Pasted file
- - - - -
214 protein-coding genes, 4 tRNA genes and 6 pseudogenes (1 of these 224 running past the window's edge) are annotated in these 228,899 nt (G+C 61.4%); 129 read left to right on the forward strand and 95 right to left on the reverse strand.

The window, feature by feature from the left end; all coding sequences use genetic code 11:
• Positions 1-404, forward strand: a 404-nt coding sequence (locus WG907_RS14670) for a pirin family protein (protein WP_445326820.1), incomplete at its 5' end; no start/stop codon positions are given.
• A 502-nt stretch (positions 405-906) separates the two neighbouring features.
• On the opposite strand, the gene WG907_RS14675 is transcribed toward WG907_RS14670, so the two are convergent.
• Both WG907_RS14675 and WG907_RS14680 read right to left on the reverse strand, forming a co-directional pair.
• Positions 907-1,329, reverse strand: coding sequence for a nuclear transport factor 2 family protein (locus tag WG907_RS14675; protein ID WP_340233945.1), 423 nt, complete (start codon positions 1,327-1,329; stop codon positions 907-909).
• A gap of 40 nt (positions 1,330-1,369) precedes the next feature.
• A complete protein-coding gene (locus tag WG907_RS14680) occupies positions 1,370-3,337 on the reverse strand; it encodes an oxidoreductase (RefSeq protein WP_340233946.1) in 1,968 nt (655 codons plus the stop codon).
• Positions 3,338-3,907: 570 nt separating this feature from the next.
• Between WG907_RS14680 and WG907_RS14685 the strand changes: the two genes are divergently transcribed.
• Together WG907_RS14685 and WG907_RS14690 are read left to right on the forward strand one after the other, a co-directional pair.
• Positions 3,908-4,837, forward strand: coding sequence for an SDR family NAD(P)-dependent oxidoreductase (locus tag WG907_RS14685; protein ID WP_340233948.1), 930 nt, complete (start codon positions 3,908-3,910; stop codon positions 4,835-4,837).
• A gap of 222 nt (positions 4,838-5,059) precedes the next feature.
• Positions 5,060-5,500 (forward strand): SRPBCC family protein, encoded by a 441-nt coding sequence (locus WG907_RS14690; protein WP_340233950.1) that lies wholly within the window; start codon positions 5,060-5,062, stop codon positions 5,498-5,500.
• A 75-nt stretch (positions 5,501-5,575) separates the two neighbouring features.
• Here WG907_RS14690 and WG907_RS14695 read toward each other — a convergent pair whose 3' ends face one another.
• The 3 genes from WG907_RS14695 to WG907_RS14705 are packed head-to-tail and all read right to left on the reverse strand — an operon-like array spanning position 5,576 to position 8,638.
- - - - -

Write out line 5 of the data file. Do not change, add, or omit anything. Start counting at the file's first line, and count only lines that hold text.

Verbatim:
• On the opposite strand, the gene WG907_RS14675 is transcribed toward WG907_RS14670, so the two are convergent.